Abstract 20778: Inducible Myocardial Ischemia Predicts Future Acute Coronary Syndromes in Healthy Individuals with a Family History of Premature Coronary Artery Disease
Background: Exercise-induced ischemia on myocardial perfusion imaging is associated with an increased risk of coronary artery disease (CAD) events in individuals referred for symptoms and/or with known CAD. This study was designed to determine the extent to which inducible ischemia predicts acute coronary syndromes (ACS) in completely healthy asymptomatic siblings of persons with premature CAD <age 60 followed for up to 25 years.
Methods: Siblings (n=1297, age 24-59 years, 54% female) were screened for traditional risk factors and underwent exercise treadmill testing with nuclear perfusion imaging and were followed for the development of ACS (mean follow-up 11.6 ± 5.1 years). The severity of ischemia was assessed by semiquantitative methods using the standard 17-segment model and then categorized by percent myocardium hypoperfused as none (0%), minimal (1 to <5%), mild (5 to <10%), moderate (10 to <15%), or severe (≥15%)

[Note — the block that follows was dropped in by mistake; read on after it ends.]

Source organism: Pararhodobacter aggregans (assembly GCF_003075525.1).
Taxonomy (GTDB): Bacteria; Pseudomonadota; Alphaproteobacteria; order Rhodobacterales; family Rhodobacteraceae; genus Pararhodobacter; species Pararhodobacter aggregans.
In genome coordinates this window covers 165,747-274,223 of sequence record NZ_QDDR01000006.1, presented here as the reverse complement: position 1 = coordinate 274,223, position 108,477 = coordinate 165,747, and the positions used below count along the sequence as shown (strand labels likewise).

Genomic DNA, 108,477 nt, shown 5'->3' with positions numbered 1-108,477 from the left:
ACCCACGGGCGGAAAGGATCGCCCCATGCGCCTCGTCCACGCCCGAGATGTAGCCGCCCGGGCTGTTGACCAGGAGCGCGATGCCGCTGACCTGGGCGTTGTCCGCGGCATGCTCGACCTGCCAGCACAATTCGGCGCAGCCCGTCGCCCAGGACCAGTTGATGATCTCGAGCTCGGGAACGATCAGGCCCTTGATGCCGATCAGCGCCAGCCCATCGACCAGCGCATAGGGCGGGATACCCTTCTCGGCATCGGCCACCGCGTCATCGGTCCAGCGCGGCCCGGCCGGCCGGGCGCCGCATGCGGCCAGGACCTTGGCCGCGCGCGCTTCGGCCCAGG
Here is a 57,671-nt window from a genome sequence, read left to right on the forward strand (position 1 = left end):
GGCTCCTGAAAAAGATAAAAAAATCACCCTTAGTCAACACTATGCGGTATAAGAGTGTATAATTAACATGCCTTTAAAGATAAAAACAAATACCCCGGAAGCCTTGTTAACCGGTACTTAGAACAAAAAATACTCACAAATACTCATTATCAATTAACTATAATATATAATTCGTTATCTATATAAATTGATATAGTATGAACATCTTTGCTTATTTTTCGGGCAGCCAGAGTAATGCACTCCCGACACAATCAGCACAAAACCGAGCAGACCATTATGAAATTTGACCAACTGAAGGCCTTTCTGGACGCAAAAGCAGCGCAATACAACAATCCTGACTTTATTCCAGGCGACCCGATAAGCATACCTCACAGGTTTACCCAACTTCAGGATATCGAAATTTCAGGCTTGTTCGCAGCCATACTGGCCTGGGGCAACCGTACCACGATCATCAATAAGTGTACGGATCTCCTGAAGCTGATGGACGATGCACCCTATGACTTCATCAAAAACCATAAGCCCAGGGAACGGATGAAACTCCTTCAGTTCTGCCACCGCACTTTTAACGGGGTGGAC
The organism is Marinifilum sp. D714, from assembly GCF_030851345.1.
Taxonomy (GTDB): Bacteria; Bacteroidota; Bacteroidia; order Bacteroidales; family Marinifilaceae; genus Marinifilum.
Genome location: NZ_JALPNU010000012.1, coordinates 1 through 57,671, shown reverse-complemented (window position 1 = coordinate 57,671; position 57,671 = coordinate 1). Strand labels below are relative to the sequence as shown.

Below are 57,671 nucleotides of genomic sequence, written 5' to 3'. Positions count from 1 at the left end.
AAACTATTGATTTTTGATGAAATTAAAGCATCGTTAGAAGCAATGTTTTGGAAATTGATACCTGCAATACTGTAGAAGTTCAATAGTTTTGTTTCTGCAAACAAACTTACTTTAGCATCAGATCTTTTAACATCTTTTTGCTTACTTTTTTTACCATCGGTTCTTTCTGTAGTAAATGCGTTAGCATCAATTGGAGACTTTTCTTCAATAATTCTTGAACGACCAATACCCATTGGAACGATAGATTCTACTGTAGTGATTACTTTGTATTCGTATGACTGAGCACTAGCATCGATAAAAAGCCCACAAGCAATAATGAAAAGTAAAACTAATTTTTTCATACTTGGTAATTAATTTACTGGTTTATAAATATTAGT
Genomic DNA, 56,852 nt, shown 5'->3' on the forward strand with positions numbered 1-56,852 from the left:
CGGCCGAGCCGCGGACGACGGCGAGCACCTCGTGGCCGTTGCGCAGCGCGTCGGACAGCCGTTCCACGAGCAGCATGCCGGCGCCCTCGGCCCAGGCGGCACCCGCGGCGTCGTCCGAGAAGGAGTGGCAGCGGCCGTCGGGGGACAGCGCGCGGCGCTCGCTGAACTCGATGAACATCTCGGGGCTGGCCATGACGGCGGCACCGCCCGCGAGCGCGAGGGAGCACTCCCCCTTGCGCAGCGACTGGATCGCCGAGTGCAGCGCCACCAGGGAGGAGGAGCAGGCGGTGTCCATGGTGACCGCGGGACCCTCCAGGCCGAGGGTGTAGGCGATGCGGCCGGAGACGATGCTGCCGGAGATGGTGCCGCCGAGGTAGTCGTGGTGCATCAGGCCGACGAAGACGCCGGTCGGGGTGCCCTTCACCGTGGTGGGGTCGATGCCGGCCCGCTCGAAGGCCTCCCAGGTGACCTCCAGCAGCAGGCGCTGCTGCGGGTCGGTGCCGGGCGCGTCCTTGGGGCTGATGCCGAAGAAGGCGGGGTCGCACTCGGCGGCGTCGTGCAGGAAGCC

Results: ACS occurred in 134 subjects (10.3%) and included sudden cardiac death (n=13), acute MI (n=62), and unstable angina with revascularization (n=59). Minimal, mild, and moderate/severe ischemia was associated with an ACS incidence of 19.7%, 25.4%, and 38.9%, respectively (p for trend <0.0001). Kaplan-Meier event-free survival analyses by myocardial ischemia severity categories showed that even minimal and mild myocardial ischemia were associated with greater ACS incidence detectable as early as 2 years after baseline. A Cox proportional hazard model, adjusted for risk factors, showed that each 5% increment in myocardial hypoperfusion resulted in a 77% increase in the hazard of incident ACS (p<0.001).
Conclusion: These findings suggest that the presence of a long latent pre-clinical ischemic phase of CAD is relatively common in apparently healthy siblings of persons with premature CAD. Aggressive preventive efforts may beneficial in persons with a sibling history of premature coronary disease.
- Coronary artery disease
- Ischemic heart disease
- Subclinical atherosclerosis
- Myocardial perfusion
- © 2010 by American Heart Association, Inc.